Special festivals, exhibitions, conferences, lectures, worship, musical plays and stage shows among events
METHODISTS all over the world are celebrating the 300th anniversary of the birth of their founder, John Wesley, this month.
The “Father of Methodism” has been described as the “single most influential Protestant leader” of the English-speaking world since the Reformation. He was born in a rectory in the small Lincolnshire town of Epworth, in northeast England, on June 17, 1703.
Across the United Kingdom, people are celebrating the life and legacy of Wesley with special festivals, worship, exhibitions, lectures, seminars and conferences. Events include a Wesley Pageant with parades, market stalls, preaching at the original market cross in the town centre by a look-alike John Wesley, the staging of several displays of Wesley memorabilia, an exhibition on the life and writings of Wesley, choir festivals, musical plays, and stage and street performances.
Epworth and other English cities such as Bristol, Manchester and London, will lead in the celebrations with major events. Epworth, in fact, has been playing a prominent role in celebrations since March 1. Continuing over an eight-month period, celebrations there are focusing on the Anglican church of St Andrew’s, where Wesley’s father, Samuel, was rector; the Wesley Memorial Church; and the Old Rectory itself.
In London, Methodists were reminded of the time when Wesley’s heart was “strangely warmed” at a special worship service at St Paul’s Cathedral on Aldersgate Sunday, May 25.
On June 17, there will be a Major Ecumenical Service of Celebration at Lincoln Cathedral. The preacher will be the Rev Ian White, President of the Methodist Conference of Britain.
Bishop Dr Robert Solomon has been invited to attend this service together with heads of Methodist churches from countries in the Asia-Pacific, Europe, the Americas and the Caribbean and Africa. The service is part of the Wesley Tercentenary Celebrations, District Visit, Pre-Conference Consultation and Opening Weekend of Conference to be held in various parts of England from June 16 to 29.
Countries in Europe, too, will have their own programmes. A major event is the Methodist “Festival of Faith” at Potsdam, Germany, from July 30 to Aug 3.
Top scholars to lecture on Wesley’s life and legacy
In the United States, home of the World Methodist Council, many events have been planned. An important one is the Fifth Historical Convocation, “John Wesley: His Life and Legacy”, to be held in Madison, New Jersey, and Xavier Center in nearby Convent Station from Aug 14 to 17. It will feature addresses by scholars.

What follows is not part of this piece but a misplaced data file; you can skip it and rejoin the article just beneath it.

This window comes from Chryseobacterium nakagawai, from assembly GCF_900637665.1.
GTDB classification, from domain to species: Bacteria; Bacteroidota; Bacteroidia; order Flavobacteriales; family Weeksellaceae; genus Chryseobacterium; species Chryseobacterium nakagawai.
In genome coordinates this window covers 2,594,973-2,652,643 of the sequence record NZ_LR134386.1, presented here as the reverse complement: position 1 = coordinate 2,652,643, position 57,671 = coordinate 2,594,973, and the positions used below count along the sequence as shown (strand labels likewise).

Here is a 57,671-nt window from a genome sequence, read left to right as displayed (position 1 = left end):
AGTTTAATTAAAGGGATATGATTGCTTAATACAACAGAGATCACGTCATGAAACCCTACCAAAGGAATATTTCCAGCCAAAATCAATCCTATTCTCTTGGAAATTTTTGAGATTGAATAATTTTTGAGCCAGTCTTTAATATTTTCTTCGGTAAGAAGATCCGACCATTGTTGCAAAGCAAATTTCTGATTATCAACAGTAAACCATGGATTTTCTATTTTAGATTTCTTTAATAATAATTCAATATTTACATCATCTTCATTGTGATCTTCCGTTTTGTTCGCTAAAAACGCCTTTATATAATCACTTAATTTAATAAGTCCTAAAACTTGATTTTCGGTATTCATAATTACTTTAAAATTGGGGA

Countries in Asia, where there is a Methodist presence, will also have their own celebrations. They include special worship services, talks and seminars in Malaysia, Hong Kong, the Philippines, Taiwan and India among other countries.
Here in Singapore, the main event was the Aldersgate Service, which was held at the Concert Hall of the Arts Centre of Anglo-Chinese School (Barker Road) on May 24.
A book, The People Called Methodists, was launched by Bishop Dr Robert Solomon during the service also to commemorate the tercentenary celebrations of Wesley as well as to mark the Dedication of the new Methodist Centre. The book tells the story of The Methodist Church in Singapore – its history, and more than that, its structures, life, mission and the essence of the Wesleyan heritage.
One of the most important events of the celebrations is an “International Conference on Wesley’s Life, Legend and Legacy” organised by the Department of Religion and Theology of the University of Manchester from June 15 to 18.
Mr Earnest Lau, Archivist of The Methodist Church in Singapore, will be joining participants from various countries at the conference.
It will begin with a worship service on June 15 at St Ann’s Church, Manchester, where John Wesley himself preached, and where the sermon will be delivered by the Rev John Newton, past President of the (British) Methodist Conference.
The interdisciplinary conference proper aims to bring together historians, theologians, art historians, literature specialists and all others interested in any aspect of Wesley’s life and legacy. Conference participants will be able to listen to five Plenary Lectures on the following topics given by distinguished Wesley scholars:
· “John Wesley and the Rise of Methodism” by Professor David Hempton;
· “Major Methodist Myths and the Legends we Love” by Professor Richard Heitzenrater;
· “Re-thinking the Systematic Nature of John Wesley’s Theology” by Professor Kenneth Collins;
· “Does Gender Matter? Salvation and Selfhood in 19th Century Methodism” by Professor Phyllis Mack; and
· “John Wesley and the Legacy of Methodist Theology” by Professor Ted Campbell.
In addition some 50 shorter papers will address the following broad themes: Wesley the Man; Wesley in Context; Wesley and Theology; and The Wesleyan Legacy.
The conference will include a roundtable discussion on the future of Wesley Studies that promises to be a lively and thought-provoking time, followed by a post-conference visit to Nazarene College, Didsbury and the launch of the Manchester Wesley Research Centre.
During the conference, there will also be an exhibition of visual, archival and printed artefacts at the John Rylands Library, Deansgate, taken from the world’s finest collection of Wesley material housed there.